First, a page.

‘Fail for Nail’ rang through streets of Edmonton during the 2011-12 NHL season as the Edmonton Oilers, for the sixth straight year, slotted as lottery hopefuls rather than playoff contenders. The lottery balls fell their way, and a sure-fire Russian superstar playing for the Sarnia Sting of the Ontario Hockey League (OHL) was ready to be selected to an organization known for once housing dynasties during the 1980s. Nail Yakupov, the third of three consecutive first-round picks for the team, would be joining budding stars Taylor Hall, Ryan Nugent-Hopkins, and Jordan Eberle, forming the next generation of Oilers offence. Fast-forward four years, and Yakupov set his sails for St. Louis, netting a return symbolic of the winger’s fall from grace. Luckily, the Oilers used assets from the Yakupov trade to draft a future All-Star, Stuart Skinner.
Yakupov’s Tenure With The Oilers
Yakupov’s time with the Oilers began with promise. In his rookie season, he scored 17 goals and 14 assists for 31 points in 48 games. The .64 point-per-game (P/G) pace during his rookie season would be the highest pace of his career, as his second-best P/G came in the 2014-15 season, where it was .41. That season, he scored a career-high 33 points (14-19-33), but in 81 games. The Oilers did not have a potent offensive punch during his four years with the organization, but his inability to produce with Nugent-Hopkins, Hall, Eberle, or even a rookie Connor McDavid confused fans about why his production and development stagnated following his first year.
Throughout Yakupov’s career as an Oiler, he only scored 50 goals and 61 assists for 111 points in 252 games. In those games, he had a plus/minus of minus-88 and 102 penalty minutes. He only eclipsed the 30-point mark twice in four years, once in his rookie season. It was evident to everyone that a change of scenery was needed. NHL fans were hoping a trade would be the jolt Yakupov needed to reignite the scoring prowess he showed in his junior years. With his trade value plummeting following three-straight abysmal years, a bidder stepped up to acquire the forward.
The Yakupov Trade Tree
On Oct. 7, 2016, the Oilers traded Yakupov to the St. Louis Blues for a conditional third-round pick in the 2017 NHL Draft and prospect Zach Pochiro. The condition of the draft pick was that if Yakupov scored 15 goals in the 2016-17 season, it would become a second-round pick in the 2018 Draft. He did not score 15 goals, nulling the conditions on the pick. Pochiro played the 2016-17 season between the Oilers’ American Hockey League (AHL) and ECHL affiliates, playing 46 games between the two leagues. At the end of the season, the Oilers did not retain his rights, making him a free agent. The only significant piece of this trade was the aforementioned 2017 third-round pick. From the Blues’ perspective, taking a flyer on a recent former first-overall pick for a middling prospect and a third-round pick was not much to give up, even if it did not work out on their end.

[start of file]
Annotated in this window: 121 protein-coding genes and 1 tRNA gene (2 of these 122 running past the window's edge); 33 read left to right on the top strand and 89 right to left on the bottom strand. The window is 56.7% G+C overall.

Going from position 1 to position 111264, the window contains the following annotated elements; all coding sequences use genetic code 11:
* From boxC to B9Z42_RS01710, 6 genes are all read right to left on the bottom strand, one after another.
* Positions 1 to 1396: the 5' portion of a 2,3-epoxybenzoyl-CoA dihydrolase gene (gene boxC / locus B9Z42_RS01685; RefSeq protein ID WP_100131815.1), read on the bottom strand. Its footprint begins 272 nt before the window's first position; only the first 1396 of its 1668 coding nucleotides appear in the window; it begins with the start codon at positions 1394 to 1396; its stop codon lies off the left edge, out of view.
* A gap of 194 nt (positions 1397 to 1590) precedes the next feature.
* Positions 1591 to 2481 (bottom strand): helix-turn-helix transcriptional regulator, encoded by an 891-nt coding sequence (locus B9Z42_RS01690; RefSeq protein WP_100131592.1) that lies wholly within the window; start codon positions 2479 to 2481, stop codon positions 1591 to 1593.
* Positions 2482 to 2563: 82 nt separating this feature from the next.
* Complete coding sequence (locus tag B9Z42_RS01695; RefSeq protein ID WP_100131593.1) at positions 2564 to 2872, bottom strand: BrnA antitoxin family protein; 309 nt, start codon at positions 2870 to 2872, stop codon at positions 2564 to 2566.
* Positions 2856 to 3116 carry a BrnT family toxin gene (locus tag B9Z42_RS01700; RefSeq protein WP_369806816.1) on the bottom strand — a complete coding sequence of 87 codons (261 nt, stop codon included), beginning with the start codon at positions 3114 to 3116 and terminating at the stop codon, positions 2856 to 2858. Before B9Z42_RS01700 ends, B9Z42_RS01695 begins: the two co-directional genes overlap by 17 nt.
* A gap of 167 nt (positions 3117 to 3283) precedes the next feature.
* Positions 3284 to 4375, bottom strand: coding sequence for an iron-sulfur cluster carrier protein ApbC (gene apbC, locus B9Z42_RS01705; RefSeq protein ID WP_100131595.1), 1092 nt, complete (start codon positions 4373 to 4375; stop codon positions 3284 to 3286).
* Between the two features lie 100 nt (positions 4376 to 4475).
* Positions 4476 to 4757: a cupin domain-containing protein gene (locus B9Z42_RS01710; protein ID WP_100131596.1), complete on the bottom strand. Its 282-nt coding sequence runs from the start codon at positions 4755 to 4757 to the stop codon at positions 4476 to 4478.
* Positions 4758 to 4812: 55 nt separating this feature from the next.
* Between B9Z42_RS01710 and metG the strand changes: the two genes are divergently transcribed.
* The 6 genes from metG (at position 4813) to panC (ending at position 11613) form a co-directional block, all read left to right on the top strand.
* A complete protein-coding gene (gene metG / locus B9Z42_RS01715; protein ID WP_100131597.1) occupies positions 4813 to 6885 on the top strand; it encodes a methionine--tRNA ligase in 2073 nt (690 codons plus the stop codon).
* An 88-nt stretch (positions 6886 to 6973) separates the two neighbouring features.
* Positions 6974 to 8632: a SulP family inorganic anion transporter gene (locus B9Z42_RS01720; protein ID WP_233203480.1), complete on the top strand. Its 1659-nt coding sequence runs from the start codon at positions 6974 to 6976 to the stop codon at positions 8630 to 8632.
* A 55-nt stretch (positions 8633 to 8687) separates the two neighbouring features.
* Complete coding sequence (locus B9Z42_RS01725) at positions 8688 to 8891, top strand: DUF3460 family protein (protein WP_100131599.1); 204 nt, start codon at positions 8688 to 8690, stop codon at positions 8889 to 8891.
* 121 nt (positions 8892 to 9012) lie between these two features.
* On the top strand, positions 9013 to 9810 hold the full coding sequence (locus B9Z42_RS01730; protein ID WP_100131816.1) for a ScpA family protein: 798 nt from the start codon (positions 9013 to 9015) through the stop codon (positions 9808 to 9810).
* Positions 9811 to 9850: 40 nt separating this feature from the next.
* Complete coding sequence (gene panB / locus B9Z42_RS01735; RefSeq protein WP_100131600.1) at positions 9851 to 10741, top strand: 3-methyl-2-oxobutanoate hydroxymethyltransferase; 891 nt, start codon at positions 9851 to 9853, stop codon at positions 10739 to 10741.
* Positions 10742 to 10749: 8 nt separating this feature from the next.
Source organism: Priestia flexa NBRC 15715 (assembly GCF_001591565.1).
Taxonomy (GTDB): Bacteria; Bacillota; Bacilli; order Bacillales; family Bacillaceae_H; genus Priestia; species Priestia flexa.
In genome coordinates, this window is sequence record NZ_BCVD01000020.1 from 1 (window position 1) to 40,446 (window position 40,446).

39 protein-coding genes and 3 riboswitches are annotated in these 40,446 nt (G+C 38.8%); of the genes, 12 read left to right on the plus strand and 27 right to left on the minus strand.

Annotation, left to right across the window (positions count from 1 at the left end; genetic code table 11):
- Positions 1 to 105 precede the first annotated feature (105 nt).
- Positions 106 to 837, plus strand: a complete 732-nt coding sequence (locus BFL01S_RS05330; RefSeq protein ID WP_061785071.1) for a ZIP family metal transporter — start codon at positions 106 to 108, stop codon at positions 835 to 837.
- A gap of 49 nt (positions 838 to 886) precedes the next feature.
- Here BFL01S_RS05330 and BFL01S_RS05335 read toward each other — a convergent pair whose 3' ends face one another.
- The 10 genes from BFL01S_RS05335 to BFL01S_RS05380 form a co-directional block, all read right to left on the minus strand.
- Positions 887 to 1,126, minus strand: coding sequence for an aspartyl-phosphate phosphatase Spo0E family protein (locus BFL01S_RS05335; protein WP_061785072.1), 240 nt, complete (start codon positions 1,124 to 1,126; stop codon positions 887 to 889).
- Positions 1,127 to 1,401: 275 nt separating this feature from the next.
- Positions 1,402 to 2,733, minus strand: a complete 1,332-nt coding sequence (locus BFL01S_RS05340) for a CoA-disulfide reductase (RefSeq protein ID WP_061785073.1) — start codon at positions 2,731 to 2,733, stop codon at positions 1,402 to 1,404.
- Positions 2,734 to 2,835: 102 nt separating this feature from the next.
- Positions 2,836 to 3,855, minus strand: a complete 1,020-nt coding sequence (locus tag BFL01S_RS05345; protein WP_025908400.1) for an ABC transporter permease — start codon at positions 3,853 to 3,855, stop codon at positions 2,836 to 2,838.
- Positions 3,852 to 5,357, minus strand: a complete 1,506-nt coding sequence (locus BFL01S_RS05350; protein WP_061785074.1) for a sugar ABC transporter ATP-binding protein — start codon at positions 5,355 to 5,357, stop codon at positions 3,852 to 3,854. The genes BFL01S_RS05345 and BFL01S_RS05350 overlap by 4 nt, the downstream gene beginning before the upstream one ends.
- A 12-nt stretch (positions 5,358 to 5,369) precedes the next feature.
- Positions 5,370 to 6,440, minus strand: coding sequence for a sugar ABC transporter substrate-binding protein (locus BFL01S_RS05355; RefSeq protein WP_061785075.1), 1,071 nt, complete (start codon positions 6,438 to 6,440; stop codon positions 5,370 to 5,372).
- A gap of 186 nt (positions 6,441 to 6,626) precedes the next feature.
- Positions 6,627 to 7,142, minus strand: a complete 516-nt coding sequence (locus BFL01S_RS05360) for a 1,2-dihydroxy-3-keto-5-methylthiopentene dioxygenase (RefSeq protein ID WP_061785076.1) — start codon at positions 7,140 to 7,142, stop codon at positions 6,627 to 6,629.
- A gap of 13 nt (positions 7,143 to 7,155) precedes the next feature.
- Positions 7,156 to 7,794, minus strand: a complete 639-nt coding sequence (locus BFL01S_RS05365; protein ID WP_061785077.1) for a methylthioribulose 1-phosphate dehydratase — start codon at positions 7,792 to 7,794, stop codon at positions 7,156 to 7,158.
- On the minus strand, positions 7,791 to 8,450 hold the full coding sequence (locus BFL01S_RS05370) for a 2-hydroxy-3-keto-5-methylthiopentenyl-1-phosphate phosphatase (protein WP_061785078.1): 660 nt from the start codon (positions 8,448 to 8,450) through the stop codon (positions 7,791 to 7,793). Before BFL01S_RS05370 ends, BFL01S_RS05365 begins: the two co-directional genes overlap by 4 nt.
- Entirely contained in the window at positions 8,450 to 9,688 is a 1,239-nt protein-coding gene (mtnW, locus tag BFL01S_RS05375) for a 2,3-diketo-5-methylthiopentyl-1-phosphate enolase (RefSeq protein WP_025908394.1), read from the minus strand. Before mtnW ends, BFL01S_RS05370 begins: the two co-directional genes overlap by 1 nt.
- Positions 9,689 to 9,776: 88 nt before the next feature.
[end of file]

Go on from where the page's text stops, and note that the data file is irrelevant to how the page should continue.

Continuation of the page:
Latest News & Highlights
The pick the Blues gave up ended up being the 82nd selection in the 2017 NHL Draft; however, the Oilers did not draft at that spot. On Day 2 of the 2017 NHL Draft, with pick 82 in hand, the Oilers opted to move up, aggressively targeting a goaltender they liked in the third round. They packaged picks 82 and 126 for pick 78 from the Arizona Coyotes, a hefty price to move up four spots in Round 3. With picks 82 and 126, the Coyotes selected Cameron Crotty and Michael Karow. Karow would go unsigned by the Coyotes, while Crotty signed an entry-level contract on April 9, 2020. He is still with the Coyotes organization, playing on their AHL affiliate, the Tuscon Roadrunners. Crotty, like Karow, has yet to play a game in the NHL. With the 78th overall pick in the 2017 NHL Draft, a pick acquired using assets from trading Yakupov, the Oilers picked from the Lethbridge Hurricanes of the Western Hockey League, Stuart Skinner.
Stuart Skinner, NHL All-Star
Circa 2016, when the Yakupov trade happened, the Oilers getting an NHL calibre player from a third-round draft pick they received would have been perceived as a win. Come 2023, the Oilers turned the trade into an NHL All-Star level player. Skinner became the Oilers’ starter following Jack Campbell’s struggles to begin 2022-23. In 50 games this season, he recorded 29 wins, 14 losses, and five overtime/shootout losses, posting a 2.75 goals-against average (GAA) and a .913 save percentage (SV%). These totals earned him his first All-Star nod at the 2023 NHL All-Star Game in Florida.
Skinner’s play during the 2023 NHL Playoffs did not resemble that of an All-Star; however, the Calder Trophy finalist is still young and has time to improve his consistency. During the postseason, he had a 3.68 GAA and a .883 SV%, not great numbers from an otherwise great goalie. Year by year, Oilers fans should expect improvement from their goaltender. At the bare minimum, even if Skinner does not obtain All-Star status again, he should still develop into a consistent starting netminder.
The Oilers managed to salvage a failed first-overall pick in Yakupov by selecting their goaltender of the future following a string of trades involving picks and the forward. History does not look fondly on the top-five picks from the 2012 NHL Draft class. With all the hype surrounding Yakupov, his inability to perform in the NHL remains as shocking as it is saddening. He ended up finishing his NHL career with the Colorado Avalanche before signing in the Kontinental Hockey League (KHL), where he remains. As for Skinner, despite a disappointing playoff performance, he should solve the Oilers’ goaltending woes during the McDavid era.